Just to get this out of the way, I mentioned my top five people that I never got to meet. Those five people are Roberto Clemente, Michael Jackson, Wilt Chamberlain, Frederick Douglass and Muhammad Ali. As often as I’ve written about Martin Luther King, Jr, he actually comes in at #6. 🙂
I’m not sure if I’ve properly explained why Muhammad Ali meant so much to me, and if you have questions you can ask me and I’ll try to explain it further.I figure that now it’s time for me to talk about Ali and some social media lessons that all of us can learn from his life.
1. Don’t be afraid to put yourself out there.
There were two Muhammad Ali’s.
The first was the showman, the huckster, the guy who built up the product so much that it drew in lots of people. Many of those people wanted to see him get his comeuppance, but he didn’t care about that. He was the first million dollar fighter because he knew how to capture people’s attention.
If I own up to failing at anything as it regards social media, it’s that I’m not willing to push the envelope as far as needed to get publicity. I’ve always hoped that my writing would eventually carry me to great heights in the world of blogging but after all these years I’m realizing that I’m nowhere close to where I want to be because the overwhelming majority of people who write about people who know something about blogging don’t know who I am.
Most people say the money is in the list. Truthfully, the money is in influence more than the list. That’s what Ali had while he was boxing, and it carried over into his retirement. If you knew how many times he used his popularity in the world to save or help someone, as well as to raise money for charity, you couldn’t come close to being impressed enough.
2. Be your authentic self
The second Muhammad Ali was the guy totally comfortable in his skin and in his convictions. Hate him or not, when he latched onto an idea he was willing to take his chances with whatever came up, no matter whether it impacted his life positively or negatively.
In that regard, becoming the first major athlete to declare his transference to Islam was a big deal in his day. He went from beloved to hated within 24 hours, but he didn’t care. Years later when he decided he wasn’t participating in the war and not taking the oath to be drafted, he was not only hated even more than before but he lost his career and livelihood and almost went to jail for it.
Over the course of his years he might have said some controversial things, some he was correct on and others he wasn’t, but in the moment he truly believed in each and every thing he said and was willing to deal with the consequences of it all. Isn’t that what I was talking about last week when I referred to freedom of speech?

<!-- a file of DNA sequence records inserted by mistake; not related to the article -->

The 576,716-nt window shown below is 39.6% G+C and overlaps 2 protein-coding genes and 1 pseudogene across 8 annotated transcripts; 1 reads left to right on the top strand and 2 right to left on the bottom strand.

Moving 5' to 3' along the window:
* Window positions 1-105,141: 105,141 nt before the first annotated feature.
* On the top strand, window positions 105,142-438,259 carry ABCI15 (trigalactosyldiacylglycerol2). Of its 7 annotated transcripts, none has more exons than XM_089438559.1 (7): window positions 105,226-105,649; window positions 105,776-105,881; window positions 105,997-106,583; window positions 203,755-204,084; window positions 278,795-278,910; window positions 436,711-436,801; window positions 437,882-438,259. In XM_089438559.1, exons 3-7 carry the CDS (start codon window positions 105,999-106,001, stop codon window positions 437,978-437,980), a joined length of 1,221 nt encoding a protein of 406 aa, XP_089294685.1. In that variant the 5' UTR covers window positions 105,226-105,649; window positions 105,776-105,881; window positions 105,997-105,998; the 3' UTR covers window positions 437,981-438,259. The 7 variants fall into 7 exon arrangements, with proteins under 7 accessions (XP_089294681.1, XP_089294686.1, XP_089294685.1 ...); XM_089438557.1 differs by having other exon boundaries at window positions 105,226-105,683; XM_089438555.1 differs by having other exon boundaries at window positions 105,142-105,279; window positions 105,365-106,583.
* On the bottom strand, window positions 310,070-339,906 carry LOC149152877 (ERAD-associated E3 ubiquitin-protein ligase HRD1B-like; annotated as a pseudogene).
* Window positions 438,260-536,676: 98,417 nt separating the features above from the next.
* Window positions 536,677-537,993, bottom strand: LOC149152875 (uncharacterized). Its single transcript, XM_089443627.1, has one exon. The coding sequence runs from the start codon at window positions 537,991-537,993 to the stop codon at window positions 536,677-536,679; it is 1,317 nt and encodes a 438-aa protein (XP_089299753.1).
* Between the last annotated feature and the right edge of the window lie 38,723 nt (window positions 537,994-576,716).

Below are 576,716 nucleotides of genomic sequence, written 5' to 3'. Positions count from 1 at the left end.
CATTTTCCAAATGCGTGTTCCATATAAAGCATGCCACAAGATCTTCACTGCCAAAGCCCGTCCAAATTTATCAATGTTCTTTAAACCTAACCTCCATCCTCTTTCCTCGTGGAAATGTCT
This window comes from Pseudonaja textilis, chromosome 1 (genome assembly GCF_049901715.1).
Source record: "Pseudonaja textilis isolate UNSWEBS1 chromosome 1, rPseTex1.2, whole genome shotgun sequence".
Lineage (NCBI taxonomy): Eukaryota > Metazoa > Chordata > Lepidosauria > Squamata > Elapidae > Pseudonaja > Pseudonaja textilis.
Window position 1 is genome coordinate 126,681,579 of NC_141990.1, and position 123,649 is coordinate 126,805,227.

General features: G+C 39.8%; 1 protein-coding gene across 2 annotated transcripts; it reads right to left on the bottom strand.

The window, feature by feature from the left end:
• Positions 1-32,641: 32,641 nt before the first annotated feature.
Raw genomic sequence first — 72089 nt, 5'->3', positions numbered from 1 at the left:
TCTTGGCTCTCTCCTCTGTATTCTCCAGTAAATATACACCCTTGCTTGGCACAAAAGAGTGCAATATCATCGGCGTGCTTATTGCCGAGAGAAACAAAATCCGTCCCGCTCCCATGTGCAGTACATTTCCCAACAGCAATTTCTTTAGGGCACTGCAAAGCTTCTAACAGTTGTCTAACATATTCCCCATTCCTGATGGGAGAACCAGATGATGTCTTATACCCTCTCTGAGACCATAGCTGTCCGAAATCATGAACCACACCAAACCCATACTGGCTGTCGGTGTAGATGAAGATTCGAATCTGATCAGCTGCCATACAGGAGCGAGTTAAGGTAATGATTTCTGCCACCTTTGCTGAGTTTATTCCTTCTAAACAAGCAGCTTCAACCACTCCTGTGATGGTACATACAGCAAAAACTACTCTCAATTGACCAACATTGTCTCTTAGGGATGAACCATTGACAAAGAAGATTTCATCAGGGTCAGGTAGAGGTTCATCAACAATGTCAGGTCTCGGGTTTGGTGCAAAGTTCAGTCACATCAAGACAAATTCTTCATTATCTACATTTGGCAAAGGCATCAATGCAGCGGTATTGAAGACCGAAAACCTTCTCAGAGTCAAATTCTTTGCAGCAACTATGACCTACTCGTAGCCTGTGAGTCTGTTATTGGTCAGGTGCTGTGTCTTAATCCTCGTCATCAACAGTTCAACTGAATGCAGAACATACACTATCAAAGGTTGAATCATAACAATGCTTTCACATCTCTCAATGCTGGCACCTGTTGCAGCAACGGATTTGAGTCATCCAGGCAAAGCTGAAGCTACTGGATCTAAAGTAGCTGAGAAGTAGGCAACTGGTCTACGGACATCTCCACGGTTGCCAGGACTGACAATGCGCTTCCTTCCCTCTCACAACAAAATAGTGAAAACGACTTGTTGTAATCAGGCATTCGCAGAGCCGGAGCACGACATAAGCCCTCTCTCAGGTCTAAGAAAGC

3. If you’re authentic, people will embrace you if you change your mind.
I mentioned Ali saying some controversial things. Let’s get some of that out of the way:
During my formative years, it seemed that everything Ali said about race was absolutely correct. He said some negative things about Jewish people that didn’t mean anything to me because I didn’t even know what a Jewish person was until I was in college. He had some thoughts about women that I never heard at the time either but those beliefs all turned out to be wrong as well.
The first thing is that he was authentic in his beliefs. He really thought these things and believed them with all his heart. However, once his boxing career was on the wane, the Nation of Islam stopped having such a hold on him, and he started reading the Koran for himself and his most extreme views went away, just like they did for Malcolm X. The Ali I really started to admire was the one who talked about love, respect for all religions, people getting along together, and taking active steps to show how his beliefs changed instead of just talking about them.
There have been a few writers this weekend who tried to talk about the “bad Ali”, the one who said all those things. Those few voices have been drowned out by the very people he used to condemn as being evil because they saw the metamorphosis in the man and all the good he did.
This is a great lesson for all of us to remember. If we’re authentic we might have people who dislike us every once in a while but at least we’re being honest. We’re also not trying to hurt anyone because Ali never meant to hurt anyone; he was trying to uplift a people he truly felt was subjugating itself, which is something I do here and there on my business blog. When he learned different lessons, he didn’t just soften his words and beliefs but tossed them out for a better life and a better world, and he brought others along with him.
This is my tribute to Muhammad Ali, a man I wish I could have thanked for helping me get through a tough part of my life. I’m glad he’s finally at physical peace as he already was mentally. There will never be another like him.